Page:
In the Hollow

Here’s how Merriam-Webster defines the word hollow:

1: an unfilled space : cavity, hole in the hollow of a tree

2: a depressed or low part of a surface; especially : a small valley or basin

Hollow

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Photo credit: https://stock.tookapic.com/photos/11781

The emptiness that can follow the breakdown of a relationship in some cases can best be described as hollow. A person who loves hard and loses another to divorce, a relational break-up, or death can be left hollow. The surface of that person’s very life gains a cavity. It gains a depression. What would be a physical depression on a flat surface or a hole in a tree is likened to the mental state of depression in a human being.

Depression

I’ve never hidden the fact that I suffer from depression. I’ve been in slight slumps; I’ve been so far down, I didn’t care if I woke up the next day or not. Understand that I never contemplated suicide, but I just didn’t care if I woke up or not. My entire being was in such darkness, I just didn’t care. This was especially true shortly after my divorce.

I had spent so many years feeling worthless and the fact that the one thing I wanted more than anything, my marriage, had failed just added to the destruction of my mind. It wasn’t about the failure of the marriage itself, it was the failure I felt as an individual. It took me a while to realize that the abuse was not my fault. If you’re caught in an abusive situation, it’s not your fault either. Trust me on that one. No one deserves to be abused under any circumstance.

Here lately, I’ve found myself in another state of depression that is new to me. I’m watching my son deal with the same level of the issue and I’m not able to do much.

Death and Depression

When my nephew passed away on December 9, 2017, time stopped for nearly everyone who knew him. He was extremely popular, not only in our little town but with many of the folks he befriended online. For his funeral, people traveled from as far as New York to pay their respects. The fact that he was so loved gave us some solace, but the pain of losing him, as a pillar of our family, was and continues to be what nightmares are made of.

There is a darkness in my soul that I can’t shake. I’m not haunted by him or his spirit. It’s nothing like that. It’s just that I continue to struggle with not knowing where he is. There has never been a time when I didn’t know where he was. I always, always, always got a text or a call from him if he was leaving. This time I got nothing. Death took him so unexpectedly. He had no way of knowing. He would have said goodbye. He would have told me he was leaving. I never got to say goodbye.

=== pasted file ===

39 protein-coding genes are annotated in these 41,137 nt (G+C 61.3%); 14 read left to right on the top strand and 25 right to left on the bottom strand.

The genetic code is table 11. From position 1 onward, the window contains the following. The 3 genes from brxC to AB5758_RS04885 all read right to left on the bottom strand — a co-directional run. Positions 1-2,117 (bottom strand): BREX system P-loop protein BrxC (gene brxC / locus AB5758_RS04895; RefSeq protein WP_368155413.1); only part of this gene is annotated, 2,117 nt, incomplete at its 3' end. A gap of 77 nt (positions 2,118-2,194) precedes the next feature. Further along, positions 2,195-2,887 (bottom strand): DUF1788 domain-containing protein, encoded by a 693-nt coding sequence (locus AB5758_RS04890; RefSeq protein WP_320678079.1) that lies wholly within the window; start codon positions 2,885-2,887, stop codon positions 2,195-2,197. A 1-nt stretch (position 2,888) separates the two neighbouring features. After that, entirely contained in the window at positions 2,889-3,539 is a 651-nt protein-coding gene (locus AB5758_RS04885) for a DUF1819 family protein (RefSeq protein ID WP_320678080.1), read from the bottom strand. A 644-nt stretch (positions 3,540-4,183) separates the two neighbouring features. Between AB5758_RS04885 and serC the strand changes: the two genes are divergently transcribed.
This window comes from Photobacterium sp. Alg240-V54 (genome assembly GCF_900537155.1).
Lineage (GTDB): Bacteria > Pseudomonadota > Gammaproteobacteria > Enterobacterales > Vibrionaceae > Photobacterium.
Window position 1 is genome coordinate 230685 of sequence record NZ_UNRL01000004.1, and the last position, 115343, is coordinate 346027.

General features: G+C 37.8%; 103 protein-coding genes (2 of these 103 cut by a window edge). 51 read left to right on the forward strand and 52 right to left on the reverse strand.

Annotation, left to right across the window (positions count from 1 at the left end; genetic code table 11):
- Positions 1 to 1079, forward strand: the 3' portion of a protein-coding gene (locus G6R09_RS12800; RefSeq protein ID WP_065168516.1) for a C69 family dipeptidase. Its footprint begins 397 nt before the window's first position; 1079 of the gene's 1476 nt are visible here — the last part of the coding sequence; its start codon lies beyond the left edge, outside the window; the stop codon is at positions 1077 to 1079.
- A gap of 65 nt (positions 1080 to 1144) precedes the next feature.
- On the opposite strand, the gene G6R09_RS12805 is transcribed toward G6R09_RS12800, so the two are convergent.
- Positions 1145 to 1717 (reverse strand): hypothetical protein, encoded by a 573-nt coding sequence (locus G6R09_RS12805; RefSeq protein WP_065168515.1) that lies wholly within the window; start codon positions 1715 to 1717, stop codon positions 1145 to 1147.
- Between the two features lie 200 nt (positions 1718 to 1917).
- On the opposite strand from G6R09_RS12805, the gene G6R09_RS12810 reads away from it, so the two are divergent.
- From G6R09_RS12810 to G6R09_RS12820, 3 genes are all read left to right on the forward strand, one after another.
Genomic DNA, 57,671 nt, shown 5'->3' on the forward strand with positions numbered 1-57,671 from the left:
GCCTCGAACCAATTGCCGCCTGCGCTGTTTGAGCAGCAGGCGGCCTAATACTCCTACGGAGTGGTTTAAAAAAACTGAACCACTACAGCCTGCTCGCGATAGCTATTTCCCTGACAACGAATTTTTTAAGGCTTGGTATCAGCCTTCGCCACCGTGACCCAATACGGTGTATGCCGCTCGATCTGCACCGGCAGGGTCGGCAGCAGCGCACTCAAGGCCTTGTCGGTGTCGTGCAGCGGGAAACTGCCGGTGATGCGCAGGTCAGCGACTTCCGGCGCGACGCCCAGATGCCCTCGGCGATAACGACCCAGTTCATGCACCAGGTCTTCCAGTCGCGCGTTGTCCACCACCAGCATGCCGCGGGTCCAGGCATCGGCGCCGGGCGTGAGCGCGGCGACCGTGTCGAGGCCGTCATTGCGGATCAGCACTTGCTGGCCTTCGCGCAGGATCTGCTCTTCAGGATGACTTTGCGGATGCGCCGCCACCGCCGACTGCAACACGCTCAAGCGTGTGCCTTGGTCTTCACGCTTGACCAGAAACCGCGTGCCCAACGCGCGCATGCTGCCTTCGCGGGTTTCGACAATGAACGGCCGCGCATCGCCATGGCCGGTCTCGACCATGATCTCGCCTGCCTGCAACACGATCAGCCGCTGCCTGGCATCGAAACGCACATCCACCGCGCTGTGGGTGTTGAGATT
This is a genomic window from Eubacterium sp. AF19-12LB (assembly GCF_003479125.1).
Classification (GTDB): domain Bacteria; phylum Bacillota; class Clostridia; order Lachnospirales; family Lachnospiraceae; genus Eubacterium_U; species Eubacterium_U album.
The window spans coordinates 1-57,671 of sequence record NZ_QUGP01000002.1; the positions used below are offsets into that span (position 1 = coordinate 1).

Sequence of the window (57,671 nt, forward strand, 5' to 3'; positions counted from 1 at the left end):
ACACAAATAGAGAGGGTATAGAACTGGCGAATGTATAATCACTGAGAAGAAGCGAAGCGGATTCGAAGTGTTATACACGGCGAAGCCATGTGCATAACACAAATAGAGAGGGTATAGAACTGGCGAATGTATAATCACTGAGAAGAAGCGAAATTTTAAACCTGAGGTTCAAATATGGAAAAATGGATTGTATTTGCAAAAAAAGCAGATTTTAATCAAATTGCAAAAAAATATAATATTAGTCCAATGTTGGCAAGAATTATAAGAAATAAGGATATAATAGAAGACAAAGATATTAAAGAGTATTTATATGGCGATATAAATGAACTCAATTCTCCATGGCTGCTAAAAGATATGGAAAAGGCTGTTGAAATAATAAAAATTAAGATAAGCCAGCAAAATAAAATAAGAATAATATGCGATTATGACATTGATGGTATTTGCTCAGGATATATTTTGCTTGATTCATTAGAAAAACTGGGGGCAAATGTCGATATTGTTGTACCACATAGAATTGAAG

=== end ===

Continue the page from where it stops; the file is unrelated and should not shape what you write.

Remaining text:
I go to work every day. I have started writing again in earnest. I have started going to happy hour. I’ll be dating again soon. There is, however, a cloud over my head that I can’t outrun. It’s depression.

My son has lost a large amount of weight. He is struggling greatly in his classes. He and my nephew had a bond that was just as tight as the one I, myself, shared with my nephew. He’s coming in the clearing, but depression has him in its grip.

Get Help

As I said, we are in a state of depression. We are trying so hard to pull out, but we’re in the throes of depression. I plan to get some professional help for the two of us.

There are several different types of clinical depression including:

  • Major Depression
  • Persistent Depressive Disorder
  • Bipolar Disorder
  • Seasonal Affective Disorder (SAD)
  • Psychotic Depression
  • Peripartum (Postpartum) Depression
  • Premenstrual Dysphoric Disorder (PMDD)
  • ‘Situational’ Depression

Take a look at this depression on WebMD regarding these conditions and some treatments that are available.

There is help out there. Talk! Find someone to talk to. It helps. If you need help on a larger scale, call the National Suicide Prevention Hotline at 1-800-273-8255.

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